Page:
Morning Links

Beijing Arts Districts Evictions, Leonardo da Vinci, Picasso’s Works on Paper, and More: Morning Links from July 12, 2019

The Forbidden City in Beijing.

The Forbidden City in Beijing.



Artists residing in two arts districts in Beijing were abruptly evicted. “We’re not prepared at all,” one artist said. “And no one has explained it to us.” [The Art Newspaper]

A billboard advertising an exhibition of Islamic art at the Philbrook Museum of Art in Tulsa, Oklahoma, was vandalized with xenophobic phrases. In a statement, the museum said it would not be “deterred by any form of intolerance.” [New York Daily News]

Pyotr Pavlensky, the Russian dissident artist known for his boundary-pushing performances, gets the profile treatment. “Everything in my art is done to make people think,” he says. [The New York Times]


Holland Cotter on the Metropolitan Museum of Art’s presentation of Leonardo da Vinci’s Saint Jerome Praying in the Wilderness: “Powerful this picture is, as dramatically rich as a three-act opera, with a full-throttle aria of scorching anguish at its center.” [The New York Times]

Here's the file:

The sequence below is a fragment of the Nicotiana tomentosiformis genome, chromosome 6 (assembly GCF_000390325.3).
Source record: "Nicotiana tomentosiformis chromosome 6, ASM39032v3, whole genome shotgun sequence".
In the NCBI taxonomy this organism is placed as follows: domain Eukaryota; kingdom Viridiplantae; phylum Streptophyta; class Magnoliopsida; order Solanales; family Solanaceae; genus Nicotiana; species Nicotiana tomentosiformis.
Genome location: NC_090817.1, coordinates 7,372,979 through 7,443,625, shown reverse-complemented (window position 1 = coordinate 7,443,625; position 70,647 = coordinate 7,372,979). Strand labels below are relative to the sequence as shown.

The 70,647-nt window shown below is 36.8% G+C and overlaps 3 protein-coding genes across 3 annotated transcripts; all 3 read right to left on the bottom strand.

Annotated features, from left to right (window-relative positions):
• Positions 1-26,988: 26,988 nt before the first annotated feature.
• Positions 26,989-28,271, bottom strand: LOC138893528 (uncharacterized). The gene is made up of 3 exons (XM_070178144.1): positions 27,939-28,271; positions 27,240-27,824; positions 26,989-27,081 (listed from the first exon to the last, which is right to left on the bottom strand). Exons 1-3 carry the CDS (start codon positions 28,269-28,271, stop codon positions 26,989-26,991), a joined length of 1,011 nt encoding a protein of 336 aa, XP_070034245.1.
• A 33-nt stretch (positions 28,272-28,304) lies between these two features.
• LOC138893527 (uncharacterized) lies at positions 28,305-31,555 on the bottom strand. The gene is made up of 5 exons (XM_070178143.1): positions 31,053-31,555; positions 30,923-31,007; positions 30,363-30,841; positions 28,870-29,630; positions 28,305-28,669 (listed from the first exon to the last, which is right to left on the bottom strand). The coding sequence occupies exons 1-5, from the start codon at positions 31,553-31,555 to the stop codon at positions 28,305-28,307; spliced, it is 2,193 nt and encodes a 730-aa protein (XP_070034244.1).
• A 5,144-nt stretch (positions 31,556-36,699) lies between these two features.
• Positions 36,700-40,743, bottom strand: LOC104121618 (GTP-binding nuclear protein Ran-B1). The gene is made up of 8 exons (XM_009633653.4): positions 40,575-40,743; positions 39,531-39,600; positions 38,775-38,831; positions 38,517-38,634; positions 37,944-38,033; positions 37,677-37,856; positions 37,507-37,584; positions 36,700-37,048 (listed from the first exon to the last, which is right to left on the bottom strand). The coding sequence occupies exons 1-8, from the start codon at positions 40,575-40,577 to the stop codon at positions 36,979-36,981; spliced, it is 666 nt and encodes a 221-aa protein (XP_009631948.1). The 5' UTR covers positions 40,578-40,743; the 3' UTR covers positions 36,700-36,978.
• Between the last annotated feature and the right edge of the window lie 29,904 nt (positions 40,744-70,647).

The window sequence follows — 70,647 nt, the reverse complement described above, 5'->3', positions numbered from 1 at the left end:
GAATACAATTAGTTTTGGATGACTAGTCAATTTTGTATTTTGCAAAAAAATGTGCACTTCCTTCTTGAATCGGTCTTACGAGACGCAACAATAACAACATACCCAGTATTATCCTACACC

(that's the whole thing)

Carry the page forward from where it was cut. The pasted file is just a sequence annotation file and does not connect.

A 300-work exhibition of Pablo Picasso’s works on paper is headed to the Cleveland Museum of Art in Ohio next spring. []

The Sarasota Art Museum in Florida has changed its name, and it will now be known as Sarasota Art Museum of Ringling College. [Sarasota Herald Tribune]

Ginger Shulick Porcella, the director of the Museum of Contemporary Art Tucson, will step down from her post next year. [Tucson Sentinel]


In his review of a new book about the Duveen Brothers, James Tarmy writes that the story of their collecting habits will act as a “reminder of the fickleness of taste that should chill any contemporary collector today.” [Bloomberg]

Madonna’s former art adviser is selling off the singer’s personal belongings. Here’s why. [Artnet News]

Nina Simone

John Legend, Issa Rae, and Mahershala Ali are among those to have donated to a campaign to preserve Nina Simone’s childhood home. The campaign was first kicked off in 2017 by artists Ellen Gallagher, Rashid Johnson, Julie Mehretu, and Adam Pendleton. [ARTnews]

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